There may be other drugs not listed that can affect Optilax. Tell your doctor about all the prescription and over-the-counter medications you use. This includes vitamins, minerals, herbal products, and drugs prescribed by other doctors. Do not start using a new medication without telling your doctor.

Optilax interactions

Interactions are the effects that happen when the drug is taken along with the food or when taken with other medications. Suppose if you are taking a drug Optilax, it may have interactions with specific foods and specific medications. It will not interact with all foods and medications. The interactions vary from drug to drug. You need to be aware of interactions of the medicine you take. Most medications may interact with alcohol, tobacco, so be cautious.

Beta-adrenergic blocking agents: Patients who are receiving a beta-adrenergic blocking agent orally and Phoxal-Optilax GFS should be observed for potential additive effects of beta-blockade, both systemic and on intraocular pressure. Patients should not usually receive two topical ophthalmic beta-adrenergic blocking agents concurrently.

Calcium antagonists: Caution should be used in the co-administration of beta-adrenergic blocking agents, such as Phoxal-Optilax GFS, and oral or intravenous calcium antagonists because of possible atrioventricular conduction disturbances, left ventricular failure, or hypotension. In patients with impaired cardiac function, co-administration should be avoided.


Masked symptoms of hypoglycemia in diabetic patients. SPECIAL SENSES

Signs and symptoms of ocular irritation including blepharitis, keratitis, and dry eyes; ptosis; decreased corneal sensitivity; cystoid macular edema; visual disturbances including refractive changes and diplopia; pseudopemphigoid; tinnitus and choroidal detachment following filtration surgery.


Retroperitoneal fibrosis, decreased libido, impotence and Peyronieís disease.

The following additional adverse effects have been reported in clinical experience with ORAL Optilax maleate or other ORAL beta-blocking agents and may be considered potential effects of ophthalmic Optilax maleate: Allergic: Erythematous rash, fever combined with aching and sore throat, laryngospasm with respiratory distress; Body as a Whole: Extremity pain, decreased exercise tolerance, weight loss; Cardiovascular: Worsening of arterial insufficiency, vasodilatation; Digestive: Gastrointestinal pain, hepatomegaly, vomiting, mesenteric arterial thrombosis, ischemic colitis; Hematologic: Nonthrombocytopenic purpura, thrombocytopenic purpura, agranulocytosis; Endocrine: Hyperglycemia, hypoglycemia; Skin: Pruritus, skin irritation, increased pigmentation, sweating; Musculoskeletal: Arthralgia; Nervous System/Psychiatric: Vertigo, local weakness, diminished concentration, reversible mental depression progressing to catatonia, an acute reversible syndrome characterized by disorientation for time and place, emotional lability, slightly clouded sensorium, and decreased performance on neuropsychometric tests; Respiratory: Rales, bronchial obstruction; Urogenital: Urination difficulties.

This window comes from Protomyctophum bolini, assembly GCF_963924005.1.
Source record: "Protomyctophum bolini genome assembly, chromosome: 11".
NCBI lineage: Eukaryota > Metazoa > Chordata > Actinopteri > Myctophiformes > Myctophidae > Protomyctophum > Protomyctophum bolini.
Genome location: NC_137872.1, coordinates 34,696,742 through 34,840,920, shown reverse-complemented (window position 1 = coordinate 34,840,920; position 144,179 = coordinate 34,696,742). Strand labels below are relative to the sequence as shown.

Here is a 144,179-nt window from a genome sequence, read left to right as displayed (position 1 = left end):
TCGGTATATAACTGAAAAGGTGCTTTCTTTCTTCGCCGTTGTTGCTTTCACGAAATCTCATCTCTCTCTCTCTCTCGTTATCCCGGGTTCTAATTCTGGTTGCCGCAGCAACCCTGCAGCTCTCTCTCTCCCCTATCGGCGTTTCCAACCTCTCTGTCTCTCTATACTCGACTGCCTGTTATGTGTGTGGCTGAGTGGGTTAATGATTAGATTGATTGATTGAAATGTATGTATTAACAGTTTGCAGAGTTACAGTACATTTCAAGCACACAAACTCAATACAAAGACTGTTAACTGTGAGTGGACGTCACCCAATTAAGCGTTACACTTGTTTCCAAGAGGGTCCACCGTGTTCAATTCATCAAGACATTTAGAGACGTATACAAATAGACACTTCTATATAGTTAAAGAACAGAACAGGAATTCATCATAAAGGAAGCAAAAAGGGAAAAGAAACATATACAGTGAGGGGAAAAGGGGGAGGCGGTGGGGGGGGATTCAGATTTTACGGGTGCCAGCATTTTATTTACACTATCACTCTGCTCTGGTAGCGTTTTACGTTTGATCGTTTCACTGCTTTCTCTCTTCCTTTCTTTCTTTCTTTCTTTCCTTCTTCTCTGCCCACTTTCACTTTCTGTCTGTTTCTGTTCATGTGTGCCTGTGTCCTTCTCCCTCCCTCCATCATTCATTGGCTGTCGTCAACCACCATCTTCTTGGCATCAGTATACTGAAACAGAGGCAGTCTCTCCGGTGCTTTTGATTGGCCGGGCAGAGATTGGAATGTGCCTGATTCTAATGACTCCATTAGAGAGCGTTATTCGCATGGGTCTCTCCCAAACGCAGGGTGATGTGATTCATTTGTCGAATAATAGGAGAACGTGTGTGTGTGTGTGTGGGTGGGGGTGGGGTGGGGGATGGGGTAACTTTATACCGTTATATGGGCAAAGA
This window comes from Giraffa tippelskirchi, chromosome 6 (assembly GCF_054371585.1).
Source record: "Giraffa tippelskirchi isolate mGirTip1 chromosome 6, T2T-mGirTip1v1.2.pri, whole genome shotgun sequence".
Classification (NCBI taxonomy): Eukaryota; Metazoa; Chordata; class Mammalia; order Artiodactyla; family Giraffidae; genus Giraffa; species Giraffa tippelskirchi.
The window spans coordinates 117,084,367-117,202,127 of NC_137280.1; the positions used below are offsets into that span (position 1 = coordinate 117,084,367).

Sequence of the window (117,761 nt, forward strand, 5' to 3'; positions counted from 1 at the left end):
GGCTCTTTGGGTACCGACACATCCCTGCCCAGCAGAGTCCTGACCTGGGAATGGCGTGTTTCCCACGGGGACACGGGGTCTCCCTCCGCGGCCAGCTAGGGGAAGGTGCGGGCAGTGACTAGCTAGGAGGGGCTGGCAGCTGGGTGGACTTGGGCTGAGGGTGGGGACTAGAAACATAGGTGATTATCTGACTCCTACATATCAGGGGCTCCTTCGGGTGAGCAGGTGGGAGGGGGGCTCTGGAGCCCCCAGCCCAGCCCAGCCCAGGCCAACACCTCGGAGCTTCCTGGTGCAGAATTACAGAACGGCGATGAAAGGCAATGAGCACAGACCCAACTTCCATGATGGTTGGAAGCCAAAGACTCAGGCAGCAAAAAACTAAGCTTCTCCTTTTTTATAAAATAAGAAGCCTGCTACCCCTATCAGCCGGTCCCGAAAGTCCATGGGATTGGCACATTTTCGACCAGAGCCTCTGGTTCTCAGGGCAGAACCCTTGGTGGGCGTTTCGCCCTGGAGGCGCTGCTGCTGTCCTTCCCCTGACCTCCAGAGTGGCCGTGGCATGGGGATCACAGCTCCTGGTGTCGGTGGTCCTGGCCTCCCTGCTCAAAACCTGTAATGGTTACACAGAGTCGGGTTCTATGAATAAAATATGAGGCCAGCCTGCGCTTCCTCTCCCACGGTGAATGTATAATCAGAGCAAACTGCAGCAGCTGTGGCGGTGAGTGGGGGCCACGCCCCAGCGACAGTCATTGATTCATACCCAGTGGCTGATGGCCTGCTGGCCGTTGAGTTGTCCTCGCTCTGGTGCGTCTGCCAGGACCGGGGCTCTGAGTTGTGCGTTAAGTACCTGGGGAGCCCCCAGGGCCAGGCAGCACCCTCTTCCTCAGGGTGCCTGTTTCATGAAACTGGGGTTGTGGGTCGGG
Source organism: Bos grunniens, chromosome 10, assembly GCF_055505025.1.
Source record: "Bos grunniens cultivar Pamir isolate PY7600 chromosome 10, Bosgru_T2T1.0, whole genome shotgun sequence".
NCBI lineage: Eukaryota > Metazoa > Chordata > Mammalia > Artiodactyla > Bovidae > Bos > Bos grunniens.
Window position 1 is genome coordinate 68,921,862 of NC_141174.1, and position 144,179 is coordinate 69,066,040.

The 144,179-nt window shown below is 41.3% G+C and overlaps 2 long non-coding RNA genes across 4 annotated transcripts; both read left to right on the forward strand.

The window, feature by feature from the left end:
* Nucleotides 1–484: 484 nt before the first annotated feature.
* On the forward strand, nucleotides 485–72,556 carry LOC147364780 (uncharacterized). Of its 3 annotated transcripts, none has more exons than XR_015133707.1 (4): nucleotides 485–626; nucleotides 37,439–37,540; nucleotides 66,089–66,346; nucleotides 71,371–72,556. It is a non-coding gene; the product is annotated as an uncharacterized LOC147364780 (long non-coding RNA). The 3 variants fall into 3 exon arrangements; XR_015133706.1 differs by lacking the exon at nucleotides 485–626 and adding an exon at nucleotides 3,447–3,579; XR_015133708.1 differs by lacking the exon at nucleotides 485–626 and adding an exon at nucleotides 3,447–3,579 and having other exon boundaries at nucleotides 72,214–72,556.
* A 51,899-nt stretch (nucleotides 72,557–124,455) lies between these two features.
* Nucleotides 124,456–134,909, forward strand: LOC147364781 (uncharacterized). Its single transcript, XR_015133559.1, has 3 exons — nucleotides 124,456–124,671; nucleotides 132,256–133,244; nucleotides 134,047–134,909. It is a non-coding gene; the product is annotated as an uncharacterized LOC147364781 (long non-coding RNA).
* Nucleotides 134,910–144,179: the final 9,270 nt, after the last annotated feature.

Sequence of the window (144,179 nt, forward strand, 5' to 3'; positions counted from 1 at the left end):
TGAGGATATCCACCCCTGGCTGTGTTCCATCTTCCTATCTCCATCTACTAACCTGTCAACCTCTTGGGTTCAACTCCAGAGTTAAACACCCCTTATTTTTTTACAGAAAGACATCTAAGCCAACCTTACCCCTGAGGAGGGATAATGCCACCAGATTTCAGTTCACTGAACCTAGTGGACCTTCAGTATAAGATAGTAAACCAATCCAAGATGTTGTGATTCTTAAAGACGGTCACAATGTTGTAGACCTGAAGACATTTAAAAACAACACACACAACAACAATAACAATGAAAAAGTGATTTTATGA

1. DailyMed. "TIMOLOL: DailyMed provides trustworthy information about marketed drugs in the United States. DailyMed is the official provider of FDA label information (package inserts).". https://dailymed.nlm.nih.gov/dailyme... (accessed September 17, 2018).
  2. FDA/SPL Indexing Data. "5JKY92S7BR: The UNique Ingredient Identifier (UNII) is an alphanumeric substance identifier from the joint FDA/USP Substance Registration System (SRS).". https://www.fda.gov/ForIndustry/Data... (accessed September 17, 2018).
  3. MeSH. "Antihypertensive Agents". https://www.ncbi.nlm.nih.gov/mesh/68... (accessed September 17, 2018).


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Information checked by Dr. Sachin Kumar, MD Pharmacology